The Telegraph
Thursday , September 29 , 2016
 
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Need more Arunachal data: Experts

Participants in the workshop at Nirjuli. Picture courtesy: ATREE

Guwahati, Sept. 28: The India Biodiversity Portal - an open access biodiversity information platform - has over 12 lakh records from the country but less than 16,000 records from Arunachal Pradesh, a state known for its countless and diverse flora and fauna.

Speaking at the daylong Northeast India Biodiversity Portal training workshop organised in Itanagar last week, Rohit George, coordinator, Northeast India Biodiversity Portal, said one of the reasons for the paucity of data from Arunachal Pradesh is because it has large areas that are still unexplored or where bio-diversity has not been inventoried.

Even for the areas that have been studied, much of the data is not publicly available. This is one of the main reasons the portal was set up to make biodiversity data openly and freely available, he added.

Of the total records, 1.3 lakh are from the Northeast.

Furthermore, data from Arunachal Pradesh is not evenly distributed across various districts.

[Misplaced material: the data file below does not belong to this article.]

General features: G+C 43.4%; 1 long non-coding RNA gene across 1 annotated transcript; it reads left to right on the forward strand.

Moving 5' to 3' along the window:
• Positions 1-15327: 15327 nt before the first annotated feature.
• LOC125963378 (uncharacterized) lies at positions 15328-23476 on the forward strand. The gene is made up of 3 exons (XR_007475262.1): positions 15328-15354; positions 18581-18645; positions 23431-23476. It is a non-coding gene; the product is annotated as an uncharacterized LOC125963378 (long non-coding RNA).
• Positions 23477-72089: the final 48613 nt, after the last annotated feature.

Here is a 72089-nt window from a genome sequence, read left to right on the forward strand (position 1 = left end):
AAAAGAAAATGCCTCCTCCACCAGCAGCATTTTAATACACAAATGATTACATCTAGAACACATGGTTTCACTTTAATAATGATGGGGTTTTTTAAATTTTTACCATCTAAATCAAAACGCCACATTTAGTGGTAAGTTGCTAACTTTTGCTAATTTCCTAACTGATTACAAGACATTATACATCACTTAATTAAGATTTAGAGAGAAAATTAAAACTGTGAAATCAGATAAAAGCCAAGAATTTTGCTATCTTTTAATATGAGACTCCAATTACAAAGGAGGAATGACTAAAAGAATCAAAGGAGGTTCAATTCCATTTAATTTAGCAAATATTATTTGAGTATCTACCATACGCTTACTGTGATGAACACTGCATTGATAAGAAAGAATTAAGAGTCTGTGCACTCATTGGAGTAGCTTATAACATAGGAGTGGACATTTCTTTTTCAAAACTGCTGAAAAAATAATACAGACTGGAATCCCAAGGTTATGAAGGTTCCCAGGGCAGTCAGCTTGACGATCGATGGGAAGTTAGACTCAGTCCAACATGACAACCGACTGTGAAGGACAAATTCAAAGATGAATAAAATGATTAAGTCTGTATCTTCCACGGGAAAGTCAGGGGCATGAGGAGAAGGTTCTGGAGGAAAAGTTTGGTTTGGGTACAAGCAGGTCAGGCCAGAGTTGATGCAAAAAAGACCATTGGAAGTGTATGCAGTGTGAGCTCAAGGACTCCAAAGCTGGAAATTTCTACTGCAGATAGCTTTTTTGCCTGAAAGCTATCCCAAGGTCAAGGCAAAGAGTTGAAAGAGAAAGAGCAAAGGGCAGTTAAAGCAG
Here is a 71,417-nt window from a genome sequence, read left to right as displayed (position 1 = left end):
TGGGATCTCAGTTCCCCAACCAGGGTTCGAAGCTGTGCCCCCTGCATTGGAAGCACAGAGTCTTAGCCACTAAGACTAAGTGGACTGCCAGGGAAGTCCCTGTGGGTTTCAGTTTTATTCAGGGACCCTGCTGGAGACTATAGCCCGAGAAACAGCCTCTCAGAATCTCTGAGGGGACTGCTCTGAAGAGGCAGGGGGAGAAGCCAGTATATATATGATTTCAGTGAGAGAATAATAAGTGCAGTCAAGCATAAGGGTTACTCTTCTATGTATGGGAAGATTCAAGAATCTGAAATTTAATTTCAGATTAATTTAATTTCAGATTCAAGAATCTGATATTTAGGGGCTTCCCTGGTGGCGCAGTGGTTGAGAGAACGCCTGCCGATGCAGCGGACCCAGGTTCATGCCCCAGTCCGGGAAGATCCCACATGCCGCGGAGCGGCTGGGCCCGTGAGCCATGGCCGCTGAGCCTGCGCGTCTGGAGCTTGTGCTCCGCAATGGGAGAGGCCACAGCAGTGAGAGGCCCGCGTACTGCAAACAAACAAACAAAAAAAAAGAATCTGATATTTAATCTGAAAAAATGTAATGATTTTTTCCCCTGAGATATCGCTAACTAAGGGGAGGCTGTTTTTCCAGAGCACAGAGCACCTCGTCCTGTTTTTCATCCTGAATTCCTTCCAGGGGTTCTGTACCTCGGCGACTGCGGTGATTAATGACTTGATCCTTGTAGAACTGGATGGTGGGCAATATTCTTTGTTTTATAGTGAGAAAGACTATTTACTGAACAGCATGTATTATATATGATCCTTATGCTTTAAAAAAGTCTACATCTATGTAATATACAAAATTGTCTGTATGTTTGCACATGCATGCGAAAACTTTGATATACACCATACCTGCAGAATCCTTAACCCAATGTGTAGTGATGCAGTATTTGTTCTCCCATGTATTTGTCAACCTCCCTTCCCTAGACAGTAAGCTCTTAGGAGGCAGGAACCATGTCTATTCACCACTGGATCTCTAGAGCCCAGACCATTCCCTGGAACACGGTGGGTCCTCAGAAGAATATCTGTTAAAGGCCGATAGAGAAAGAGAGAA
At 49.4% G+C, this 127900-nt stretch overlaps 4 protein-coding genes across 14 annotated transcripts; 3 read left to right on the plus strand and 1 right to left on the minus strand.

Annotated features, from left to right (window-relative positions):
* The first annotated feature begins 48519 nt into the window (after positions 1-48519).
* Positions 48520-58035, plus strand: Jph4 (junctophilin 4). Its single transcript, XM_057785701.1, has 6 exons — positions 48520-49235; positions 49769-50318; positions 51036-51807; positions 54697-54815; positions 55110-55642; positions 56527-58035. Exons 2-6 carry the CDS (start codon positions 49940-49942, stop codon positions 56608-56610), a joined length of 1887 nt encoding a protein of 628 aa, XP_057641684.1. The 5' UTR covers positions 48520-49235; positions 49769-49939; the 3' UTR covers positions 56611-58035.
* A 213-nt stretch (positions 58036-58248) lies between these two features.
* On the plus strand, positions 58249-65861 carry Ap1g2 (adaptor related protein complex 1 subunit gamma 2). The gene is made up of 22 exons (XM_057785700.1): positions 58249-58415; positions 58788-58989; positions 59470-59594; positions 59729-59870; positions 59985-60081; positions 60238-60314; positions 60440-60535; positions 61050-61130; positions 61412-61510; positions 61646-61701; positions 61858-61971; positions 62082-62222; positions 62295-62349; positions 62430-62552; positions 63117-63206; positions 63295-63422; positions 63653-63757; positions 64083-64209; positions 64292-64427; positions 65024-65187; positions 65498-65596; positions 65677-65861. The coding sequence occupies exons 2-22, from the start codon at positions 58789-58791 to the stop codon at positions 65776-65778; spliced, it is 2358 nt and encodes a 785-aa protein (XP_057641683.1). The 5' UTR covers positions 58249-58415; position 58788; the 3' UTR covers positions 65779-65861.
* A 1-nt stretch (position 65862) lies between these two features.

For instance, there is only one record from Kurung Kumey district and four from Upper Dibang Valley, whereas there are over 7,000 records from West Kameng district alone, George said. Another reason is that only a small number of participants are contributing to the portal.

The workshop was organised by Ashoka Trust for Research in Ecology and the Environment in collaboration with the department of forestry, North Eastern Regional Institute of Science and Technology.

The aim of the workshop was to provide an opportunity to researchers, students, conservation practitioners and biodiversity enthusiasts to learn about documenting and disseminating biodiversity-related knowledge.

The India Biodiversity Portal is an innovative, participatory, open-access biodiversity information platform to address the lack of open and freely available information. An open portal is required as large sets of data and information on biodiversity gets collected but these either remain with the collectors or are published in highly technical scientific journals.

"Nature nurtures us and therefore it is important to protect nature. Such biodiversity documentation should reach the rural communities who are the stewards of nature and schoolchildren who will be future conservationists. Mobile phones are now owned by most people and therefore documenting biodiversity information easily is possible," said Rinchen Norbu, chairman, Losel Nyinje Charitable Society.


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